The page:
Brainstorming a List of Classes That Ought to Be Taught in Computer Science Curriculum

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Computer Science is one of those fields that’s highly popular and as a result receives a lot of criticism. Make no mistake, as someone in the field, I’m probably one of its biggest critics. As a result, I want to spend some time today thinking about ways we could improve CS education through the inclusion of some new courses. Enjoy!

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One of the most common lines of discourse in the tech community is the value of a computer science degree. There is a camp of people that got jobs in the tech field without a degree and therefore think the degree is valueless. Meanwhile, there is a camp of people who got degrees in computer science and use that fact as a form of elitism over the degreeless. These two camps regularly battle it out on social media:

Now to be fair, I don’t think any of these folks mean harm when they pick a side. For instance, I think a lot of the folks posting about self-taught developers are trying to give them the confidence to look for jobs. However, it can come off as “X is better than Y” which serves to perpetuate the usual gatekeeping we see in the tech field.

Regardless, there is also a camp of folks who don’t care one way or the other. I tend to think this is the “silent majority,” but that’s hard to prove given how often this discourse resurfaces. Fortunately, there are folks pushing for this form of unity in the community:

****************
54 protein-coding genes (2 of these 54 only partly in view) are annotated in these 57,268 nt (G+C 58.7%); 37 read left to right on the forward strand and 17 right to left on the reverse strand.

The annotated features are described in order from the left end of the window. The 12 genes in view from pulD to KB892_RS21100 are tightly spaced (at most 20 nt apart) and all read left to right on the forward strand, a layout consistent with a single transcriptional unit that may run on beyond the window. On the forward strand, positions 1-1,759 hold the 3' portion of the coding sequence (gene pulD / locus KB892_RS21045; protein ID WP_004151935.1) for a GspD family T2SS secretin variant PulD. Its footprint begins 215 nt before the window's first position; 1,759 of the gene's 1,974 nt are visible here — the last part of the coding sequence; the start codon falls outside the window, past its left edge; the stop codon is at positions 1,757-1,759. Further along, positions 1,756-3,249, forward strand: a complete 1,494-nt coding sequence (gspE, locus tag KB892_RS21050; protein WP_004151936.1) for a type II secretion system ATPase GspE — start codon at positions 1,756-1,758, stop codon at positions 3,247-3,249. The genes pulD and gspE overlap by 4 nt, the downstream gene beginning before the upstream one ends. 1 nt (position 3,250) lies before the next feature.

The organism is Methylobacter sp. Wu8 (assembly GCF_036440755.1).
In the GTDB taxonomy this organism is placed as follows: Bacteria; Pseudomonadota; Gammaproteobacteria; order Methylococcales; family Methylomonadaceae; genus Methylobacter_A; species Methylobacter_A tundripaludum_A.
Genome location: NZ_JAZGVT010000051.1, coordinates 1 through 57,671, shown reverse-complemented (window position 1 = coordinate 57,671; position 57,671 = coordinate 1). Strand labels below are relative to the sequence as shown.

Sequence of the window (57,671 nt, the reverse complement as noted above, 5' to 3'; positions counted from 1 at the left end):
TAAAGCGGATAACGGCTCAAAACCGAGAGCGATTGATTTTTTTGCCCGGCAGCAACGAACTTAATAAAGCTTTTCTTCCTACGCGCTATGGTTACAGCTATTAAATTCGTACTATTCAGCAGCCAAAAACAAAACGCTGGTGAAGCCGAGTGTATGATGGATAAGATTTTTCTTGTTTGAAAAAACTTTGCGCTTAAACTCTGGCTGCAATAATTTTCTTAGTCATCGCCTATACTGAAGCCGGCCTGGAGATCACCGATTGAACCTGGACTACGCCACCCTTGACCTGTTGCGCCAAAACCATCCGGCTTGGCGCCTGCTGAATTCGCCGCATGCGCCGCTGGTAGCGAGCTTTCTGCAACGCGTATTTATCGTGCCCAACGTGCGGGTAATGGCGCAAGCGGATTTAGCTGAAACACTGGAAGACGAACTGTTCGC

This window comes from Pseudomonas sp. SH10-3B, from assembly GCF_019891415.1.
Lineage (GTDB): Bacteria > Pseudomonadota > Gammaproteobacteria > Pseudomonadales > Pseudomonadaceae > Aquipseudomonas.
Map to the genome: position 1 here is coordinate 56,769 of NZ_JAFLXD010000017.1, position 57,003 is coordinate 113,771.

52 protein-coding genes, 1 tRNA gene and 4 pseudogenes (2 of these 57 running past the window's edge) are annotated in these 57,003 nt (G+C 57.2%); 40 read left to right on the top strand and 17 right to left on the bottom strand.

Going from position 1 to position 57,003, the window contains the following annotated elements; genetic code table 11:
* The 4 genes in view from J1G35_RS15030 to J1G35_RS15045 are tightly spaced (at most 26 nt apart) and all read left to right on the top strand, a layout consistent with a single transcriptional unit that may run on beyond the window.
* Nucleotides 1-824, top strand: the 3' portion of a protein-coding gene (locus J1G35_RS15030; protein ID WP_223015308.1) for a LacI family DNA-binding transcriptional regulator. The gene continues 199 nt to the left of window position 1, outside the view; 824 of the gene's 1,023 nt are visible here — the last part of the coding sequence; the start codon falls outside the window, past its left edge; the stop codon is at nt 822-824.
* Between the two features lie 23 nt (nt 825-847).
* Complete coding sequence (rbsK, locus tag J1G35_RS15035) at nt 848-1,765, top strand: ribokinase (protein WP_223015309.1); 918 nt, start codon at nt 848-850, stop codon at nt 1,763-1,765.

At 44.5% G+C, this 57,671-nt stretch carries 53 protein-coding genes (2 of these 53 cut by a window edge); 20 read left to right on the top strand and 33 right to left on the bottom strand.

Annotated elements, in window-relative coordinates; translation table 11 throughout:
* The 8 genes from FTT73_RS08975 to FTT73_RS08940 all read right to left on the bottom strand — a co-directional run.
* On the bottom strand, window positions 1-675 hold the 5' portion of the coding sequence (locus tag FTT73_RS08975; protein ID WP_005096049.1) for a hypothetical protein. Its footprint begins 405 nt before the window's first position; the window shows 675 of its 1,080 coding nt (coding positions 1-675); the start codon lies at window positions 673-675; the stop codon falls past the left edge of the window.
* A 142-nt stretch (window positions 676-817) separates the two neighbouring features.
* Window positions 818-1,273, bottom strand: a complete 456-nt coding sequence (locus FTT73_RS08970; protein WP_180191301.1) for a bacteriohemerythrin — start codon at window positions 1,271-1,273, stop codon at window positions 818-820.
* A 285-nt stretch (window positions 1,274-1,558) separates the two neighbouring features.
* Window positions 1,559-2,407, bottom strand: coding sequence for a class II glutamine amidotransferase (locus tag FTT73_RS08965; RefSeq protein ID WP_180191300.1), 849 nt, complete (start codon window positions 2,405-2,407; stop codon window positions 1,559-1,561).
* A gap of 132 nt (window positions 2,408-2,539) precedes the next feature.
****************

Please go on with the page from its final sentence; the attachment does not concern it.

With that said, I’m writing this article today to acknowledge the limitations of a CS degree. As someone who is working toward their PhD with the hopes of teaching CS, I obviously believe in the institution, but there are definitely ways to improve.

At the same time, I’m writing this article as a way of brainstorming various courses that I’d be interested in teaching. These will eventually be courses that I can develop and advocate for on a college campus somewhere. How exciting is that?

Standard Computer Science Curriculum

Before we can talk about what courses should be taught in Computer Science, we should talk about what is already being taught. Currently, I am at The Ohio State University where the CS curriculum looks like thisOpens in a new tab.:

  • General Engineering Requirements: 5 courses
  • Computer Science Core: 8 courses
  • Non-Computer Science Core: 5 courses
  • Computer Science Core Choices: 5 courses
  • Math Electives: 2 courses
  • Technical Electives: 5+ courses
  • General Education: 8 courses

Now, when I look over a list like this, my first thought is “wow, that’s an incredible amount of breadth.” CS students are required to take courses in Math, Computer Science, Computer Engineering, Physics, Engineering, Statistics, Social Sciences, History, Arts, Writing, and Ethics.

I don’t think there is anything wrong, necessarily, with a list of courses this broad. That said, if I look back to my own undergrad, there are a lot of courses on this list that students will likely never use again. For example, I love physics, and during my undergrad, I had to take four physics classes (i.e., Kinematics, Electricity and Magnetism, Statics, and Thermodynamics). Do you think I use an ounce of that knowledge today? Of course not. I imagine students taking this curriculum feel the same way.